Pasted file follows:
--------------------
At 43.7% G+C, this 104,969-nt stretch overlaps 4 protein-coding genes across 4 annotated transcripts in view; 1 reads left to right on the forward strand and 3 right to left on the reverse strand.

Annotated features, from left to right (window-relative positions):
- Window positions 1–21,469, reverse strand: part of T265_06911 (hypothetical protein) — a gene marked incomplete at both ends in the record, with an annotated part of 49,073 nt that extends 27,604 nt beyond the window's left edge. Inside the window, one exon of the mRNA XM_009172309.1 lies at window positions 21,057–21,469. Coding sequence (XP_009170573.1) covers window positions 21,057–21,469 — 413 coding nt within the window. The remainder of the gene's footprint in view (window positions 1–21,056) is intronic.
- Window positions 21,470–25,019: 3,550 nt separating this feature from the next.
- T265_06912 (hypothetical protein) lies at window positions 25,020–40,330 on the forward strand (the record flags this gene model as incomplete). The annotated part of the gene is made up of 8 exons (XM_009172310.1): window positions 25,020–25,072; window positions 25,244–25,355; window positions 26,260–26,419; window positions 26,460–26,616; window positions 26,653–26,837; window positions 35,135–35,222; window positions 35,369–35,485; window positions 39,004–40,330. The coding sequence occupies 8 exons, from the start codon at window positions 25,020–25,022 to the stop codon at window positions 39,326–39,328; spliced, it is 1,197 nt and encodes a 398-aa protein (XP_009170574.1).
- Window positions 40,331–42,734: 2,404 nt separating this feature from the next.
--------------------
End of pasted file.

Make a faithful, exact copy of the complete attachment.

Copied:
At 43.7% G+C, this 104,969-nt stretch overlaps 4 protein-coding genes across 4 annotated transcripts in view; 1 reads left to right on the forward strand and 3 right to left on the reverse strand.

Annotated features, from left to right (window-relative positions):
- Window positions 1–21,469, reverse strand: part of T265_06911 (hypothetical protein) — a gene marked incomplete at both ends in the record, with an annotated part of 49,073 nt that extends 27,604 nt beyond the window's left edge. Inside the window, one exon of the mRNA XM_009172309.1 lies at window positions 21,057–21,469. Coding sequence (XP_009170573.1) covers window positions 21,057–21,469 — 413 coding nt within the window. The remainder of the gene's footprint in view (window positions 1–21,056) is intronic.
- Window positions 21,470–25,019: 3,550 nt separating this feature from the next.
- T265_06912 (hypothetical protein) lies at window positions 25,020–40,330 on the forward strand (the record flags this gene model as incomplete). The annotated part of the gene is made up of 8 exons (XM_009172310.1): window positions 25,020–25,072; window positions 25,244–25,355; window positions 26,260–26,419; window positions 26,460–26,616; window positions 26,653–26,837; window positions 35,135–35,222; window positions 35,369–35,485; window positions 39,004–40,330. The coding sequence occupies 8 exons, from the start codon at window positions 25,020–25,022 to the stop codon at window positions 39,326–39,328; spliced, it is 1,197 nt and encodes a 398-aa protein (XP_009170574.1).
- Window positions 40,331–42,734: 2,404 nt separating this feature from the next.